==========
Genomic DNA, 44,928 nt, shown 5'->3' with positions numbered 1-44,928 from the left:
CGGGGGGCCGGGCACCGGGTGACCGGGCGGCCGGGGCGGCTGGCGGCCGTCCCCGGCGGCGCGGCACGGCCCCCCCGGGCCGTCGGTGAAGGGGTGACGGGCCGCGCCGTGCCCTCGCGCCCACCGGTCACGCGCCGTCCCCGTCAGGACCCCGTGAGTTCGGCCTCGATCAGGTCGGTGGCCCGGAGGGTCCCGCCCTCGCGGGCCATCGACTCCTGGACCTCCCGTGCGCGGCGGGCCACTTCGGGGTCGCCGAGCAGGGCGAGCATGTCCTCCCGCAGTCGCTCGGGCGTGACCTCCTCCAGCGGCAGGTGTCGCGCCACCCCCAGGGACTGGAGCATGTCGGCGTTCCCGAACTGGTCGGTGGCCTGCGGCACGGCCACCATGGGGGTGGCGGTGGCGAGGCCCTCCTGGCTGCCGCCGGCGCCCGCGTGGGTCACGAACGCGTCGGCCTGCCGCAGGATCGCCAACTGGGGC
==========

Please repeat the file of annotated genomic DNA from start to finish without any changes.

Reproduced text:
Genomic DNA, 44,928 nt, shown 5'->3' with positions numbered 1-44,928 from the left:
CGGGGGGCCGGGCACCGGGTGACCGGGCGGCCGGGGCGGCTGGCGGCCGTCCCCGGCGGCGCGGCACGGCCCCCCCGGGCCGTCGGTGAAGGGGTGACGGGCCGCGCCGTGCCCTCGCGCCCACCGGTCACGCGCCGTCCCCGTCAGGACCCCGTGAGTTCGGCCTCGATCAGGTCGGTGGCCCGGAGGGTCCCGCCCTCGCGGGCCATCGACTCCTGGACCTCCCGTGCGCGGCGGGCCACTTCGGGGTCGCCGAGCAGGGCGAGCATGTCCTCCCGCAGTCGCTCGGGCGTGACCTCCTCCAGCGGCAGGTGTCGCGCCACCCCCAGGGACTGGAGCATGTCGGCGTTCCCGAACTGGTCGGTGGCCTGCGGCACGGCCACCATGGGGGTGGCGGTGGCGAGGCCCTCCTGGCTGCCGCCGGCGCCCGCGTGGGTCACGAACGCGTCGGCCTGCCGCAGGATCGCCAACTGGGGC